It’s becoming increasingly clear that without a drastic rise in demand and decrease in capacity, container lines can expect to limp through the next couple of years with little chance of profitability. The fundamentals are all wrong. Demand for global container shipping this year is expected to increase barely 1 percent, with capacity perhaps growing 6 percent, similar to last year. Not only is capacity outstripping demand by some measure, but the vessels entering the market are ever larger as carriers search for lower unit costs, even as they come under siege from deeply unprofitable freight rates. Rates on the trans-Pacific hit a record low of $725 per 40-foot-equivalent unit in late April, and through the first quarter, Asia-Europe spot rates averaged just over $400 per 20-foot-equivalent unit. This clearly can’t continue, but what is in the carrier toolbox to redress the supply-demand imbalance? Is there any other way to raise rates besides cutting capacity, and what will be the impact on shippers as carriers continue to put greater priority on cost cutting than on the need to improve profitability?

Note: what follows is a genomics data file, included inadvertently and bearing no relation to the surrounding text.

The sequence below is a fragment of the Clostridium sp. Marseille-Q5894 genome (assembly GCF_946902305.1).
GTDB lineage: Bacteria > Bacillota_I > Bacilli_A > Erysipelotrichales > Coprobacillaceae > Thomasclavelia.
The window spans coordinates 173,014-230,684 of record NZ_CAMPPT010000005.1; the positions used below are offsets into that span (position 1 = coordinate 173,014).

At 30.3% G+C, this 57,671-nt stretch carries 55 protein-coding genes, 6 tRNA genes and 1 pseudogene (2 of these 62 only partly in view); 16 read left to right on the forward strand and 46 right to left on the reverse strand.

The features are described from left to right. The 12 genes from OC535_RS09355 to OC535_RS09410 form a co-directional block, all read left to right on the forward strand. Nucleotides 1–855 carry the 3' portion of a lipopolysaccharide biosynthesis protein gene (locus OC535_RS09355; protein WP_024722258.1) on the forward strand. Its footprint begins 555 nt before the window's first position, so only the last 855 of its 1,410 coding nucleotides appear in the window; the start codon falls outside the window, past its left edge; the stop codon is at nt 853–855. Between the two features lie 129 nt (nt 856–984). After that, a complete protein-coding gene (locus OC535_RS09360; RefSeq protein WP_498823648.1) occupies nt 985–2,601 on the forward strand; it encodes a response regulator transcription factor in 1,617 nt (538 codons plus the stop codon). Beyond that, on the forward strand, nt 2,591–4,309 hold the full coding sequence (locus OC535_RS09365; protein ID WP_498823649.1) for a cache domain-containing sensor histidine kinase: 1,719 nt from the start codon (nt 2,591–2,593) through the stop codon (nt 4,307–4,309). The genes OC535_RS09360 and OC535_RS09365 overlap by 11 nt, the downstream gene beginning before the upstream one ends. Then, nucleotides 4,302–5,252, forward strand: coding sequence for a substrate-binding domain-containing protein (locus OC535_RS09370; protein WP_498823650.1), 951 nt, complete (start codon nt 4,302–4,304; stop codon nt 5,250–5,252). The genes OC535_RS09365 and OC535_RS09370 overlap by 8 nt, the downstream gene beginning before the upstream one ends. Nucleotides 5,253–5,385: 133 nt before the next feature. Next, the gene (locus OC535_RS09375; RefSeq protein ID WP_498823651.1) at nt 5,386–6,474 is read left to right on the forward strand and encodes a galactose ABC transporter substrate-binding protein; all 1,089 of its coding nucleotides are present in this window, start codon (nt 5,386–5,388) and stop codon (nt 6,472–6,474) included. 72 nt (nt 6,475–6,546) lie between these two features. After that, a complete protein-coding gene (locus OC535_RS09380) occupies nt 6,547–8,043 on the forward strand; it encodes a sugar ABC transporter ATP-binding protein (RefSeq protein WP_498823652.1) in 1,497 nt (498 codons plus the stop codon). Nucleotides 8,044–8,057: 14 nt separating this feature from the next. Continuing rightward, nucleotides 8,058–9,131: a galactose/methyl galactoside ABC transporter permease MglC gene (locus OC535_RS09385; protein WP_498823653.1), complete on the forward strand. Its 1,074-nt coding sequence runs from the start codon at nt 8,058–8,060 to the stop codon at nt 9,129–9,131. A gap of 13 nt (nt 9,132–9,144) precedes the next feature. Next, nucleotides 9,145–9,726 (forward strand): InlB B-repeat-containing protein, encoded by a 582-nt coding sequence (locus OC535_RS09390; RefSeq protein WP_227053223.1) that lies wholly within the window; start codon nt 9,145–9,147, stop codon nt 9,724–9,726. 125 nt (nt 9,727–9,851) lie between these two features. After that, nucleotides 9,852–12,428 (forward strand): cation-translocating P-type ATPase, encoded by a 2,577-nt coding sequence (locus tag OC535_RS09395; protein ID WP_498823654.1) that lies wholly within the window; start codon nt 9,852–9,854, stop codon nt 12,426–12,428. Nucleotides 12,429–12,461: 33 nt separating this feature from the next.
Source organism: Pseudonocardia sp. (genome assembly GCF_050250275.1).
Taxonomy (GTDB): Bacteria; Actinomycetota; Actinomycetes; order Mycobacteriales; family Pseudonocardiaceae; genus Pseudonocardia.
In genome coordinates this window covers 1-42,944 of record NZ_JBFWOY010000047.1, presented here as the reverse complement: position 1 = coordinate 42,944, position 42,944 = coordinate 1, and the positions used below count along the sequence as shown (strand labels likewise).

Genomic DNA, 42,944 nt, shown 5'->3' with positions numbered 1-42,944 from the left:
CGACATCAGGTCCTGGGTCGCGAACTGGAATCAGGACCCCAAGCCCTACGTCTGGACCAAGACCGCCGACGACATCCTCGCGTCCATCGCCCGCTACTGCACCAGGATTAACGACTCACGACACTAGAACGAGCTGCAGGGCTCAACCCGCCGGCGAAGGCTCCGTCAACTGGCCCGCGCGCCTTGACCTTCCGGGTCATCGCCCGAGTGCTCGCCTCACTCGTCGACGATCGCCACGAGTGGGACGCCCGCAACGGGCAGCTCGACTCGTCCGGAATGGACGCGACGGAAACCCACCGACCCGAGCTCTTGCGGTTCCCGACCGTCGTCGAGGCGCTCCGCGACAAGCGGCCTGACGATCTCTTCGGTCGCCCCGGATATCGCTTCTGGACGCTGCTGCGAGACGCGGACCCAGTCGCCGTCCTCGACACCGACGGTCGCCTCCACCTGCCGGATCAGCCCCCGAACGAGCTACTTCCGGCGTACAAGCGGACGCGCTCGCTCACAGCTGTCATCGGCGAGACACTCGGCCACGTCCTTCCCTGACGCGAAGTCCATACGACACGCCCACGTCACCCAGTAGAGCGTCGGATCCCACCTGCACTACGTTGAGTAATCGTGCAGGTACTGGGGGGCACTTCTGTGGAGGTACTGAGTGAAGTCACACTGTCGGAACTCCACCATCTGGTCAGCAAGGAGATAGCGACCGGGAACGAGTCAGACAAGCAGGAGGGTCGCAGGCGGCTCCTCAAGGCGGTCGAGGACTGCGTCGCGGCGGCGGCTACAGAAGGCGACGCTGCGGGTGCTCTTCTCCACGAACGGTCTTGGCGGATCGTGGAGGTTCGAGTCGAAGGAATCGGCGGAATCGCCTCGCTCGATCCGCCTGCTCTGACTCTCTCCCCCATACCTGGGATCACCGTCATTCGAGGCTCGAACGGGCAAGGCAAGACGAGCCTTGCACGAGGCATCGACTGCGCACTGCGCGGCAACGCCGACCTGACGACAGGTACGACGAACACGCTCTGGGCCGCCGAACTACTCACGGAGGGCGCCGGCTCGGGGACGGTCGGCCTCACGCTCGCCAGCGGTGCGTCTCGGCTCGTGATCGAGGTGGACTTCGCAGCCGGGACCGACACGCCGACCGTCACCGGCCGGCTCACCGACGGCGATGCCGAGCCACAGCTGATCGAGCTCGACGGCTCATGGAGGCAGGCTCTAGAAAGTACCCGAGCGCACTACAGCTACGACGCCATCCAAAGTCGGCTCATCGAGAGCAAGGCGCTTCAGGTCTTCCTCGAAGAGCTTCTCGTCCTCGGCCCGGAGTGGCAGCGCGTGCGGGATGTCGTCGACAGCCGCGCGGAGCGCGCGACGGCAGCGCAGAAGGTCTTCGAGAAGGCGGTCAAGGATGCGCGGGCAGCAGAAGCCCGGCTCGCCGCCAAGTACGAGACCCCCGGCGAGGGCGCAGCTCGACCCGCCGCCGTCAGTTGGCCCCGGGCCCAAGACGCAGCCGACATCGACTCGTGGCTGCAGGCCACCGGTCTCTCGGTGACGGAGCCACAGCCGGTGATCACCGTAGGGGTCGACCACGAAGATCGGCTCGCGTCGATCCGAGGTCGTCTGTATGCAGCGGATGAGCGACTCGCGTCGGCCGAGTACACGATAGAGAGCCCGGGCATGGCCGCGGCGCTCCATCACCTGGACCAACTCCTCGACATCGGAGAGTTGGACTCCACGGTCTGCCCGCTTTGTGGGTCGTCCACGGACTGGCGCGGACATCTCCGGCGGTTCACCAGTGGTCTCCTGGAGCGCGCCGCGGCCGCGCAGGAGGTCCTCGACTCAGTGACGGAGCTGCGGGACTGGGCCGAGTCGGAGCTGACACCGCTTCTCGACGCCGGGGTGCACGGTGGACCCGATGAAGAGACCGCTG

— SESSION CHAIR —
Greg Knowler
Asia Editor,
IHS Maritime & Trade

— PANELISTS —
Michael Beer
Vice President of Asia-Pacific
Transportation/Logistics Research,
Citi Research

Mario Moreno
Senior Economist,
IHS Maritime & Trade

 


12:00 – 1:00 PM

NETWORKING LUNCH

LOCATION: Espana Ballroom Foyer

 


1:00 – 1:45 AM

ASIA’S CHANGING TRADE PATTERNS

LOCATION: Espana Ballroom I

The rebalancing of Asia’s trade has begun. Although container volumes from China to the U.S. and Europe was still growing through the middle of the year, an obvious shift in merchandise flows was underway. The shifts result from permanent factors, such as rising labor costs in China that is pushing manufacturing to countries such as Vietnam, and fluctuating factors such as foreign currency movements.

The depreciation of the Brazilian real, for example, sent the country’s imports from China, its largest trading partner, tumbling 60 percent in the last quarter of 2015. But Brazil’s containerized exports to China and the rest of Asia increased. Another factor affecting trade flows in Asia is e-commerce.

Alibaba estimates that one-third of the $3 trillion global e-commerce market is cross-border trade, and a substantial portion of the products ordered online are carried by ocean freight, much of it transported to Asian destinations. China’s top markets for inbound goods ordered online are the U.S. (84 percent), Japan (52 percent) and the U.K. (43 percent). So what can we expect from developing Asia’s regional trade and its trade with other developing countries? How will shifting manufacturing and e-commerce shape the regional trade patterns of the future? Robbert van Trooijen, CEO of North Asia for Maersk Line, will offer the carrier’s perspective on what lies ahead.